extinguished, and co-exists with the sovereignty of the Crown.
 
How could it be otherwise? That peoples possessed a land for sixty millennia and this sacred link disappears from world history in merely the last two hundred years? With substantive constitutional change and structural reform, we believe this ancient sovereignty can shine through as a fuller expression of Australia’s nationhood.
 
Proportionally, we are the most incarcerated people on the planet. We are not an innately criminal people. Our children are aliened from their families at unprecedented rates. This cannot be because we have no love for them. And our youth languish in detention in obscene numbers. They should be our hope for the future. These dimensions of our crisis tell plainly the structural nature of our problem.
 
This is the torment of our powerlessness.
 
We seek constitutional reforms to empower our people and take a rightful place in our own country. When we have power over our destiny our children will flourish. They will walk in two worlds and their culture will be a gift to their country.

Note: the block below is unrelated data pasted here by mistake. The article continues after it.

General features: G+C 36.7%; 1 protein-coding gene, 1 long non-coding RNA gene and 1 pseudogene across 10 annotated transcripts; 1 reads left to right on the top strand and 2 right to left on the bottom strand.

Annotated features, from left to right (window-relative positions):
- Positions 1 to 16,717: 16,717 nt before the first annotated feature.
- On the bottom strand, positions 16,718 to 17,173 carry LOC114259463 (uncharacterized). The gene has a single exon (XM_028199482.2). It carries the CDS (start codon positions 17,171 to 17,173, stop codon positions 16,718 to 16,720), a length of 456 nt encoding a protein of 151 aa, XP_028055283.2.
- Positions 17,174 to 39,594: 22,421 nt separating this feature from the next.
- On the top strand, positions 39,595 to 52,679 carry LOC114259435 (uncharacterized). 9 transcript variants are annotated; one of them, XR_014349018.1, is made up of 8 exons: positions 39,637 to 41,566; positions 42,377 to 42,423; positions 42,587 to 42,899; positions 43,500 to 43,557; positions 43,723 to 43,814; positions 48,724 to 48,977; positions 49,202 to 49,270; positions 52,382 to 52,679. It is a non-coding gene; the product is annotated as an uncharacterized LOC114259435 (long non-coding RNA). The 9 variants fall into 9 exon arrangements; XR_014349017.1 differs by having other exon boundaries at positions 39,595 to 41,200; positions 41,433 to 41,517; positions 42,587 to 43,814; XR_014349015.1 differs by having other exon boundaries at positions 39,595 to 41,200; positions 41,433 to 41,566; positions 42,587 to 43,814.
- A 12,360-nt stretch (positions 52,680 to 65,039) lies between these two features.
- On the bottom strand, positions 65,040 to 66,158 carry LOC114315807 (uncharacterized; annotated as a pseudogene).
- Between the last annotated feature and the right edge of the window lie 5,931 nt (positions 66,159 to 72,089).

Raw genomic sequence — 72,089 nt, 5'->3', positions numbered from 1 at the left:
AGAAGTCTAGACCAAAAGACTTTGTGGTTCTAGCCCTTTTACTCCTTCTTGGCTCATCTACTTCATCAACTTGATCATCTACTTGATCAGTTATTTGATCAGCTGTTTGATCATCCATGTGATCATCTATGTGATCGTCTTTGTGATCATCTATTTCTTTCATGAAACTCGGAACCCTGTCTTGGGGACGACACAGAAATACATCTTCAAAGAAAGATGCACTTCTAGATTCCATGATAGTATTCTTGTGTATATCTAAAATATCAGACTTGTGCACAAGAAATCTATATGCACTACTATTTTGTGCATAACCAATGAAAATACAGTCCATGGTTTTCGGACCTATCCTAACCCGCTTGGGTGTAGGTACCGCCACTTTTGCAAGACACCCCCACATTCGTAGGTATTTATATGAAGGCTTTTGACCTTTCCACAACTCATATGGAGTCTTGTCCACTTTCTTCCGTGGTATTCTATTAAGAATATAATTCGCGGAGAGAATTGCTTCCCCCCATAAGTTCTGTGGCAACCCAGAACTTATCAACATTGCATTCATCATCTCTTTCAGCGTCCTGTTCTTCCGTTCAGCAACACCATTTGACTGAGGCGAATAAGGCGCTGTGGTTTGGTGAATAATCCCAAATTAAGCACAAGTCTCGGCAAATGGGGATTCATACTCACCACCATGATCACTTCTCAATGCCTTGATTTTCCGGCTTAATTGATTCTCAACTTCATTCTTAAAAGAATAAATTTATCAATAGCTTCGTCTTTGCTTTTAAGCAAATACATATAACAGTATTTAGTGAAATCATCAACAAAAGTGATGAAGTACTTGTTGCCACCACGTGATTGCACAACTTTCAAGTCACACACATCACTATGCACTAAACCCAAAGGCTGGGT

We call for the establishment of a First Nations Voice enshrined in the Constitution. Makarrata is the culmination of our agenda: the coming together after a struggle. It captures our aspirations for a fair and truthful relationship with the people of Australia and a better future for our children based on justice and self-determination.
 
We seek a Makarrata Commission to supervise a process of agreement-making between governments and First Nations and truth-telling about our history. In 1967 we were counted, in 2017 we seek to be heard. We leave base camp and start our